6 Tips to Help You Catch More Sailfish This Summer

Australia New Zealand

 

As I've said before, here at Tradify we like to work hard and play hard and we know its the same for most of us in the Trades. One thing we know a lot of people in the Trades like to do with their weekends is to hunt sail fish. To try and help you have a great experience we've had our resident fisherman put some thoughts together on what you need to do to get more of them on the line.

 

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While Marlins may be hailed as the kings of the ocean,  when it comes to marine royalty, sailfish are next in line to the throne. Big, beautiful and wickedly fast, sails are known as the swiftest fish in the sea, capable of hitting speeds of up to 100km/hr. That’s faster than some second hand rice burners could ever dream of. 

 

Another reason we reckon they’ve got a one up on their marlin counterparts is the fact that they’re a far cheaper fish to chase. Most anglers find a 4 – 10kg line more than capable. Plus, they pack a punch when it comes to fun, hurling themselves into the air, flicking their tales and sprinting towards the horizon on runs that can hit 500 metres. Talk about a good time.

 

Of course, catching these big guys is something of an art. This means that if you want to reel one of these prized sport fish in, you need to know your stuff. Forget stern-side chaos, tackle glitches, bruised egos and squandered opportunities. Yeah, it’s all part of the experience but when you’re sick and tired of trolling, here’s some tips to get your reels wet.  

 

Know where to drop your line

First of all, know your waters. Plain and simple, if you’re fishing in water under 23 degrees, your line’s going to stay dry. Find them all year round north of the Tropic of Capricorn, as well as renowned hotspots like Exmouth’s Tantabiddi region.

 

Watch for wildlife

Trolling is all part of the game, and it always pays off to keep an eye out for seabirds and baitfish on the surface. In my experience, action doesn’t spell instant sails, as the fish will usually emerge about half an hour later. In other words, stick around and be patient.

 

Be patient

One of the most redeeming characteristics of sailfish is their ‘no bullshit’ attitude. When it comes to feeding they’re bad ass, and can get wildly aggressive. I’ve had up to seven fish all up in my spread at one time, all vying for the same bait. When this happens, you’ve got to allow time for the fish to run with your bait before setting the hooks. Otherwise, the cheeky buggers tend to ‘bill wrap’ you. Never heard of the term? In a stroke of survivalist genius, Mother Nature empowered them with the ability to turn their stomachs inside out and reject hooks. So how can you tell when you’ve hooked, and when you’ve been bill wrapped? When they start to jump, you know you’re in the money.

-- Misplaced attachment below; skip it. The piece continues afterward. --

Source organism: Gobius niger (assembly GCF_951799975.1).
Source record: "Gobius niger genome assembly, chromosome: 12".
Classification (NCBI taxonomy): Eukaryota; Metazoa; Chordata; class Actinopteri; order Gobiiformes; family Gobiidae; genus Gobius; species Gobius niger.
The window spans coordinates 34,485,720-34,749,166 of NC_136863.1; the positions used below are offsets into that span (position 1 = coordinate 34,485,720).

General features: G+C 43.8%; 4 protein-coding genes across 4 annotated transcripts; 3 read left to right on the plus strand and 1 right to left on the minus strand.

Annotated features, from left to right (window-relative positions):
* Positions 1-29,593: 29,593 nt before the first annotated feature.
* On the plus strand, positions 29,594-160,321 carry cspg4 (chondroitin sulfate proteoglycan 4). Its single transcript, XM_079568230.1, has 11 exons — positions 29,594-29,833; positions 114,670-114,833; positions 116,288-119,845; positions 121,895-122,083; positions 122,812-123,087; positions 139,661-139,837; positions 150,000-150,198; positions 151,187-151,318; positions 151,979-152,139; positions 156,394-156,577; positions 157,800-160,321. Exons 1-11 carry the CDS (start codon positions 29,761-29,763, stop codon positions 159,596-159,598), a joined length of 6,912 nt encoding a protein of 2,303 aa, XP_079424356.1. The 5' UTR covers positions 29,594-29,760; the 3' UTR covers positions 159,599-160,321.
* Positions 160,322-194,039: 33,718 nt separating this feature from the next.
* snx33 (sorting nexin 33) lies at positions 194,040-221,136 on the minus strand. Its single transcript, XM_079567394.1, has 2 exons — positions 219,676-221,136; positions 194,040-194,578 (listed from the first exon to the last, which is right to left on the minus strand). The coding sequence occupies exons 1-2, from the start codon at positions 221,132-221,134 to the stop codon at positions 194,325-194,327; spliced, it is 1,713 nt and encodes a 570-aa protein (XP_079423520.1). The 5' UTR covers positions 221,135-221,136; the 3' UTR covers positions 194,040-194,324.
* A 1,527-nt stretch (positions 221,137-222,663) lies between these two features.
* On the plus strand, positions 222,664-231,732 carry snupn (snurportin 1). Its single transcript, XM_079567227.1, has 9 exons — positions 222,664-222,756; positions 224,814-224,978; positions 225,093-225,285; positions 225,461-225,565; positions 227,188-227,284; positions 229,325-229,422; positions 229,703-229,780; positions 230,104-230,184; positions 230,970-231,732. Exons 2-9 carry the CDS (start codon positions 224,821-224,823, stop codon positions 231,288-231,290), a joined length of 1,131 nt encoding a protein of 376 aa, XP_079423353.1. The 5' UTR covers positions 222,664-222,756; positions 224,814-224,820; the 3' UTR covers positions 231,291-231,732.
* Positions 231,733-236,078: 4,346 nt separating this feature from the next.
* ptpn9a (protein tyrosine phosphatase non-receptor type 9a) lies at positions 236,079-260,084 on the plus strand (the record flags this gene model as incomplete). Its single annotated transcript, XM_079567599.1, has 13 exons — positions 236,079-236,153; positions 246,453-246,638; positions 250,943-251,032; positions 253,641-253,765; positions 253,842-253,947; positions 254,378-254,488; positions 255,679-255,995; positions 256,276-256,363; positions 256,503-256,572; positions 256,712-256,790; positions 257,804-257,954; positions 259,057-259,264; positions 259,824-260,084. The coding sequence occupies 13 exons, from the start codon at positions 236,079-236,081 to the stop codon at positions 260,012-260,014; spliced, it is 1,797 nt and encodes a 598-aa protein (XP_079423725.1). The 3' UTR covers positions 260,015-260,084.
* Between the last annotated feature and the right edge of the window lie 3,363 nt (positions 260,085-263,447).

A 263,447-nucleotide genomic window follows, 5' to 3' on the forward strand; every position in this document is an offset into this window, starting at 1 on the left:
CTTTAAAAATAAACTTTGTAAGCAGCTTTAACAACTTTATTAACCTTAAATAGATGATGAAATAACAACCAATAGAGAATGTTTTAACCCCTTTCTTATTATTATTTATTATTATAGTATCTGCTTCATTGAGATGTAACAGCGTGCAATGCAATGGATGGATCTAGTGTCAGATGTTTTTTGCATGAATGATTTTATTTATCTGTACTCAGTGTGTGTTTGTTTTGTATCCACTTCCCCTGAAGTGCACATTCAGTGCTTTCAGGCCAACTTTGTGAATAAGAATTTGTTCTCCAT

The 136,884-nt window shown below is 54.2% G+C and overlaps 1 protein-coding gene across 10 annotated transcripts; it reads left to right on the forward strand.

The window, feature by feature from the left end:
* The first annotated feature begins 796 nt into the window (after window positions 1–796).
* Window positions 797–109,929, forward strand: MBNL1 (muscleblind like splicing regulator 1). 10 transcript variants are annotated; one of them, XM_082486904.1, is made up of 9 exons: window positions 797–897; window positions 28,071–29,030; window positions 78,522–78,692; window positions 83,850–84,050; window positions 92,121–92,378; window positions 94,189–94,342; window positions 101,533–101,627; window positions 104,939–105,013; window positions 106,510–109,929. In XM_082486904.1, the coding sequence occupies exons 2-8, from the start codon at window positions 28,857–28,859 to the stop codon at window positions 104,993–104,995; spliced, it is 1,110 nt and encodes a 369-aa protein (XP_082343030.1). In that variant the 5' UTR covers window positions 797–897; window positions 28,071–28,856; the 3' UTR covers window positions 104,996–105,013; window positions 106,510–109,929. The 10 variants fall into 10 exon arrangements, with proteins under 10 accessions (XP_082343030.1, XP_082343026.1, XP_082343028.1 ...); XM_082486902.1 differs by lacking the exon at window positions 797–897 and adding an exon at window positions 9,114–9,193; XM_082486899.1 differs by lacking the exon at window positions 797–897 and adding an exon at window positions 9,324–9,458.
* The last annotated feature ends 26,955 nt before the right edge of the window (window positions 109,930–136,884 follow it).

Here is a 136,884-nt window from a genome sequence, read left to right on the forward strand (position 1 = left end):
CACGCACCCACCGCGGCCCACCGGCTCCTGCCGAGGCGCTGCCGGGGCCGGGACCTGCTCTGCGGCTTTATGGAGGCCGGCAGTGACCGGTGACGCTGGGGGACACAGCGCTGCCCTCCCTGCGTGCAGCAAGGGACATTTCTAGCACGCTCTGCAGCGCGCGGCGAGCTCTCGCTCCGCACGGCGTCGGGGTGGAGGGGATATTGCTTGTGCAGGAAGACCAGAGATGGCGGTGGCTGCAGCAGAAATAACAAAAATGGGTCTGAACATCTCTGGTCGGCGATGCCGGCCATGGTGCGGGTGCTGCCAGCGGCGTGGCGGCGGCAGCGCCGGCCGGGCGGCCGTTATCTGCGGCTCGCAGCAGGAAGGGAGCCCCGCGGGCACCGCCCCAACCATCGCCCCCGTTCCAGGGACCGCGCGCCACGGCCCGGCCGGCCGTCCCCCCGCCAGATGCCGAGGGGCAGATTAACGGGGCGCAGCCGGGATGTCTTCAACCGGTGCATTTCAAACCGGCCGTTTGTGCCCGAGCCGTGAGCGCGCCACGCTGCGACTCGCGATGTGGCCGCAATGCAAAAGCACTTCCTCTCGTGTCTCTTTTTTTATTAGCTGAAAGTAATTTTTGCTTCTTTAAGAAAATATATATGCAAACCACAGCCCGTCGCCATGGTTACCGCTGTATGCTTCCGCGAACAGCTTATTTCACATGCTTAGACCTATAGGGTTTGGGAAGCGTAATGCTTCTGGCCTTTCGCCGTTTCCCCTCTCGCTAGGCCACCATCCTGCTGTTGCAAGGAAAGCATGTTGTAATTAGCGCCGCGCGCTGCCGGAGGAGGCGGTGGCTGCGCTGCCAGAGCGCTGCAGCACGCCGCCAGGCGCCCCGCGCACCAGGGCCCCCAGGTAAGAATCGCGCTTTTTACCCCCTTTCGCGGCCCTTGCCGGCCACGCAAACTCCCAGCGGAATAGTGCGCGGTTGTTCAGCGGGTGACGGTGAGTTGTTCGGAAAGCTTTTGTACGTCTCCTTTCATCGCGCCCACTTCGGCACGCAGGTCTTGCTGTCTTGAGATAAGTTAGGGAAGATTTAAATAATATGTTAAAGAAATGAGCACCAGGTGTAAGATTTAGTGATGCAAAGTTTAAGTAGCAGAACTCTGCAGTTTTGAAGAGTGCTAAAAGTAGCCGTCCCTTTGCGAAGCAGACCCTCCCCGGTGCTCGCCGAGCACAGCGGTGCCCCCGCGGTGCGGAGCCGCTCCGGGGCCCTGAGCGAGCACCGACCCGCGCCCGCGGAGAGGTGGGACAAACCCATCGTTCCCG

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Bait close

If you’ve ever been to Broome, you’ll know they’ve got a bit of a toothy problem. Avoid reeling in sharks by setting baits close to the boat. Unlike men in grey suits, sailfish aren’t scared off by proximity to vessels.   

 

Get down with the Witchdoctor

It’s got a rep as the best trolling fish exciter on the planet, and when you see the Witchdoctor in action it’s not hard to see why. At trolling speeds the ‘Doctor’ stays submerged well below the propeller wash, with its glinting mirrored flashes and lively swimming movements mimicking the behaviour of prey. And just like bees to honey, sails won’t be able to resist a nibble at your nearby hook.

 

Experiment with running pushers

This is a bit of an ‘on the fence’ tip as it has its pros and its cons. While running pushers will increase your chances of a solid hook-up with no vital organ punctures, you’ll probably catch far less fish on a bad day. That said, on a good day when feeding frenzies are in full swing, it’s just as effective and a whole lot easier. Basically, when biting’s few and far between, running pushers is a matter of quality vs quantity.  It’s also about responsible fishing, as deep hooks in the throat can lesion the heart and cause sails to die, even if they’re set free. Tagging stats prove this, with just a 1% recapture rate off the east coast, and a meagre 0.5% in Broome waters.

 

With the average sailfish living for eight years and reaching weights of up to 100kg, there’s a lot on the line. So when sailfish next show up in your swells, keep these tips in mind and hopefully you’ll reel in a big fella.

 

If you have any gold nuggets we've missed feel free to post a comment below.